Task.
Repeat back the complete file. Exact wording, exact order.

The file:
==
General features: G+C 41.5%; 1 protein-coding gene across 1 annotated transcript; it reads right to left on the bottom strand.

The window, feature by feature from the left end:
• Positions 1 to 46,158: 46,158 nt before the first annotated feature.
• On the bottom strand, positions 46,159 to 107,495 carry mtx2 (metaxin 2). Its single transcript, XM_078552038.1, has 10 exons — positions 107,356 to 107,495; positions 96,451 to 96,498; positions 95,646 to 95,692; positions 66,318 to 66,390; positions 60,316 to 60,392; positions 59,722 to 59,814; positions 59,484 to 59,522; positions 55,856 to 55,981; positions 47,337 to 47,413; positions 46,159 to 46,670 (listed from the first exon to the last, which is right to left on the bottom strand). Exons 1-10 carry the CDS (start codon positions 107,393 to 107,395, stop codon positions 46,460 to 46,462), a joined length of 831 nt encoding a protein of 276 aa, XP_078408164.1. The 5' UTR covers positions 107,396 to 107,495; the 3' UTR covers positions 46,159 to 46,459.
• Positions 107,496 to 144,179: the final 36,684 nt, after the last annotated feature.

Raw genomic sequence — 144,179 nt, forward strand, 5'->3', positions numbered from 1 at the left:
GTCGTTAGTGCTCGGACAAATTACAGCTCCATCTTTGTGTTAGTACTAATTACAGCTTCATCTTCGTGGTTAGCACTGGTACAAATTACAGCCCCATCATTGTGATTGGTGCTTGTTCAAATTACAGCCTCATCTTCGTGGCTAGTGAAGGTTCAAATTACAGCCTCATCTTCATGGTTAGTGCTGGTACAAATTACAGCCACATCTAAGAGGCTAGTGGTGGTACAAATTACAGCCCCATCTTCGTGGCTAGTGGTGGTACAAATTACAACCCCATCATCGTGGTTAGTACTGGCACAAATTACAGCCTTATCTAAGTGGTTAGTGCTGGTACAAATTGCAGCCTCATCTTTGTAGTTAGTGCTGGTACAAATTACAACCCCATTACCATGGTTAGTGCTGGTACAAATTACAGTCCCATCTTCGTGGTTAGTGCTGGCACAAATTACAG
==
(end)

General features: G+C 41.5%; 1 protein-coding gene across 1 annotated transcript; it reads right to left on the bottom strand.

The window, feature by feature from the left end:
• Positions 1 to 46,158: 46,158 nt before the first annotated feature.
• On the bottom strand, positions 46,159 to 107,495 carry mtx2 (metaxin 2). Its single transcript, XM_078552038.1, has 10 exons — positions 107,356 to 107,495; positions 96,451 to 96,498; positions 95,646 to 95,692; positions 66,318 to 66,390; positions 60,316 to 60,392; positions 59,722 to 59,814; positions 59,484 to 59,522; positions 55,856 to 55,981; positions 47,337 to 47,413; positions 46,159 to 46,670 (listed from the first exon to the last, which is right to left on the bottom strand). Exons 1-10 carry the CDS (start codon positions 107,393 to 107,395, stop codon positions 46,460 to 46,462), a joined length of 831 nt encoding a protein of 276 aa, XP_078408164.1. The 5' UTR covers positions 107,396 to 107,495; the 3' UTR covers positions 46,159 to 46,459.
• Positions 107,496 to 144,179: the final 36,684 nt, after the last annotated feature.

Raw genomic sequence — 144,179 nt, forward strand, 5'->3', positions numbered from 1 at the left:
GTCGTTAGTGCTCGGACAAATTACAGCTCCATCTTTGTGTTAGTACTAATTACAGCTTCATCTTCGTGGTTAGCACTGGTACAAATTACAGCCCCATCATTGTGATTGGTGCTTGTTCAAATTACAGCCTCATCTTCGTGGCTAGTGAAGGTTCAAATTACAGCCTCATCTTCATGGTTAGTGCTGGTACAAATTACAGCCACATCTAAGAGGCTAGTGGTGGTACAAATTACAGCCCCATCTTCGTGGCTAGTGGTGGTACAAATTACAACCCCATCATCGTGGTTAGTACTGGCACAAATTACAGCCTTATCTAAGTGGTTAGTGCTGGTACAAATTGCAGCCTCATCTTTGTAGTTAGTGCTGGTACAAATTACAACCCCATTACCATGGTTAGTGCTGGTACAAATTACAGTCCCATCTTCGTGGTTAGTGCTGGCACAAATTACAG